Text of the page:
I’m getting increasingly concerned that the LDS Church is backing off its belief in eternal progression and the ultimate endgame of post-mortal existence. The following critique of The Book of Mormon musical by Hal Boyd is a case in point (it appeared on the Deseret News website on June 12, 2011):
In another song titled “I Believe,” the character Elder Price repeatedly sings the refrain “I am a Mormon and a Mormon just believes.” The refrain is interspersed with lines like “(God’s) plan involves me getting my own planet.” This statement, like many in the song, represents an out-of-context fragment of doctrine that, on its own, is inaccurate.
While this may seem like a minor point, for me, this statement is a continuation of the LDS Church’s over-reaction to the Evangelical’s video The Godmakers.
Why do we continue to let others determine our agenda? Joseph Smith’s, Brigham Young’s, and John A. Widstoe’s beliefs about the hereafter are unique and should be prized. And not chucked overboard because we want to curry favor with Christian fundamentalists.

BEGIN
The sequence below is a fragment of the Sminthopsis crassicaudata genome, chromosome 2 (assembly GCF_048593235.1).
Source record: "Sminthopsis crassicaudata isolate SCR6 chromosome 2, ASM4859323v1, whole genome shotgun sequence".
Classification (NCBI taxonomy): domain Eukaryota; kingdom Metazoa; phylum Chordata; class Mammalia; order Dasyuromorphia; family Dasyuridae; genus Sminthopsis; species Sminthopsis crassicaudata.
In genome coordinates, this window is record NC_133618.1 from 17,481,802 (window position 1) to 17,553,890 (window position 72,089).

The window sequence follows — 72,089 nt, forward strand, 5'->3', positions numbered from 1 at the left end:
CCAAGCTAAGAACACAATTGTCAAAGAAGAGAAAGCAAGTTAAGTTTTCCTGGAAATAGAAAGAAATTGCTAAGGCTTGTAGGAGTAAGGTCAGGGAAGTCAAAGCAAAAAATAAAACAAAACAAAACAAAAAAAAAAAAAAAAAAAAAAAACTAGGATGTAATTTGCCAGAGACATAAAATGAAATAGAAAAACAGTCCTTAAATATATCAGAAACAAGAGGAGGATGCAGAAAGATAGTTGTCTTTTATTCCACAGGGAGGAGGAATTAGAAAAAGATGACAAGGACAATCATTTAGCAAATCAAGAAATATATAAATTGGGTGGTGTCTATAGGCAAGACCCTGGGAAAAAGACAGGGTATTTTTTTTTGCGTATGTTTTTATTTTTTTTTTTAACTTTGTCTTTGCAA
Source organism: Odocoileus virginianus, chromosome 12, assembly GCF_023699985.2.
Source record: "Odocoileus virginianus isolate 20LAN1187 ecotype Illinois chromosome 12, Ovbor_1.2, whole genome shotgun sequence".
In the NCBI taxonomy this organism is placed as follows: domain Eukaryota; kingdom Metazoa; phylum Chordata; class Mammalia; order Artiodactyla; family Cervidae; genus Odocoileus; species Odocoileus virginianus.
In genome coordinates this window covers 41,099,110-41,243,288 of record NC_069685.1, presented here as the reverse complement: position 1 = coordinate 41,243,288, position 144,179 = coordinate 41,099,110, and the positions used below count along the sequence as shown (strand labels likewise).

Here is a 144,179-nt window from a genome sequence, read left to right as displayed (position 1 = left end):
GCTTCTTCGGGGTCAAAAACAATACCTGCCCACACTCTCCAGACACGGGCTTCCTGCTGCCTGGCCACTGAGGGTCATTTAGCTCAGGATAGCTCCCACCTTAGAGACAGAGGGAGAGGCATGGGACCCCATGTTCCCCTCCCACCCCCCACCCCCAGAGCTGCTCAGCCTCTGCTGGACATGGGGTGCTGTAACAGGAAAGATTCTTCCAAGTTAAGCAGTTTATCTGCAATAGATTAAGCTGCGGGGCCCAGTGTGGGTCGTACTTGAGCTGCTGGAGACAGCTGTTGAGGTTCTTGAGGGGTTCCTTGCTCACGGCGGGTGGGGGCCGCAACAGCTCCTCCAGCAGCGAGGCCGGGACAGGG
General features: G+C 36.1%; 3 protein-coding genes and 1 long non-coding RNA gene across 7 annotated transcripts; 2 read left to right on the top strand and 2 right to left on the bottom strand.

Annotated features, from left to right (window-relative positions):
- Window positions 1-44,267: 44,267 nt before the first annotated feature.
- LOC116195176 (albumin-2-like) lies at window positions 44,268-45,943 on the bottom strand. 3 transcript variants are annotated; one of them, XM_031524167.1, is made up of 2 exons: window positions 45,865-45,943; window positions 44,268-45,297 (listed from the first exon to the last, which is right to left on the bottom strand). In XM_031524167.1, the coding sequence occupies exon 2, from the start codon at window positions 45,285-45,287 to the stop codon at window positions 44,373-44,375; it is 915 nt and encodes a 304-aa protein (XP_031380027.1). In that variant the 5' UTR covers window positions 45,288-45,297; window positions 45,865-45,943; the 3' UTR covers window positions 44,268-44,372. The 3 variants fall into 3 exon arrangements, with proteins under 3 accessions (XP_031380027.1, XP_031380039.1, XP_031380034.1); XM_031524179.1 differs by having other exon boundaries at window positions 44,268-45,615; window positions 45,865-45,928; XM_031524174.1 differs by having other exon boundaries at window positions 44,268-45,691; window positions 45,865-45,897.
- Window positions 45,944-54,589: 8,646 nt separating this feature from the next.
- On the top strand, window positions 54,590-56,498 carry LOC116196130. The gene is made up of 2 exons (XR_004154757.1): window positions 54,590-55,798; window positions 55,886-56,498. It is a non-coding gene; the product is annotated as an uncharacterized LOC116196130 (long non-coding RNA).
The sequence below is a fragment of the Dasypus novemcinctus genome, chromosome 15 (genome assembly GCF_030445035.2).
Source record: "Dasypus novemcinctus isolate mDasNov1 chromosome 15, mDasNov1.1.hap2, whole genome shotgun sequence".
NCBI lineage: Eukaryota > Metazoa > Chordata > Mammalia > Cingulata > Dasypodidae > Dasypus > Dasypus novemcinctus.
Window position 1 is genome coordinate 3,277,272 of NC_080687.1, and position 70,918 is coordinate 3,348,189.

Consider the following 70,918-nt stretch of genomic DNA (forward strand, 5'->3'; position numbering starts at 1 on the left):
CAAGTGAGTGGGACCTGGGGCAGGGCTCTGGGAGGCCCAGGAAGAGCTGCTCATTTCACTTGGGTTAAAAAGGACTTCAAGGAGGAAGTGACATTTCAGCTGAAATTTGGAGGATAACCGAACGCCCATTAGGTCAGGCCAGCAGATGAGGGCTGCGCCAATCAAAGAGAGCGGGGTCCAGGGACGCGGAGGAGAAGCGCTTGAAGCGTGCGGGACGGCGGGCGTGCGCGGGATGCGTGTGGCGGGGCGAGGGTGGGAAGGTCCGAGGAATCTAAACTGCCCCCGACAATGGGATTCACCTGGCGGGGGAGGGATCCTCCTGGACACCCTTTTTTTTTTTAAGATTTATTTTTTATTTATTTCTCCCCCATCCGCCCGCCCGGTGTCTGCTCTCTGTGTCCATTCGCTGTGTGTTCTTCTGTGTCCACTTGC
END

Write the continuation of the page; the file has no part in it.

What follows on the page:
Much of Mormon doctrine was co-opted by the Joseph-Fielding-Smith wing of the Church. While attempts to lessen their hold on doctrine have been initiated, the purging is occurring at a snail’s pace.
The concept of man-becoming-god (or being creators) is not something that the LDS Church should be embarassed about. When you look at the idea of eternity, does anything else make sense? I really don’t want to spend forever singing full time in the Tabernacle Choir.
The title of Boyd’s article is: “Is TBofM accurate satire?” “Accurate satire?” Isn’t that an oxymoron? Does Boyd believe in Lilliputians?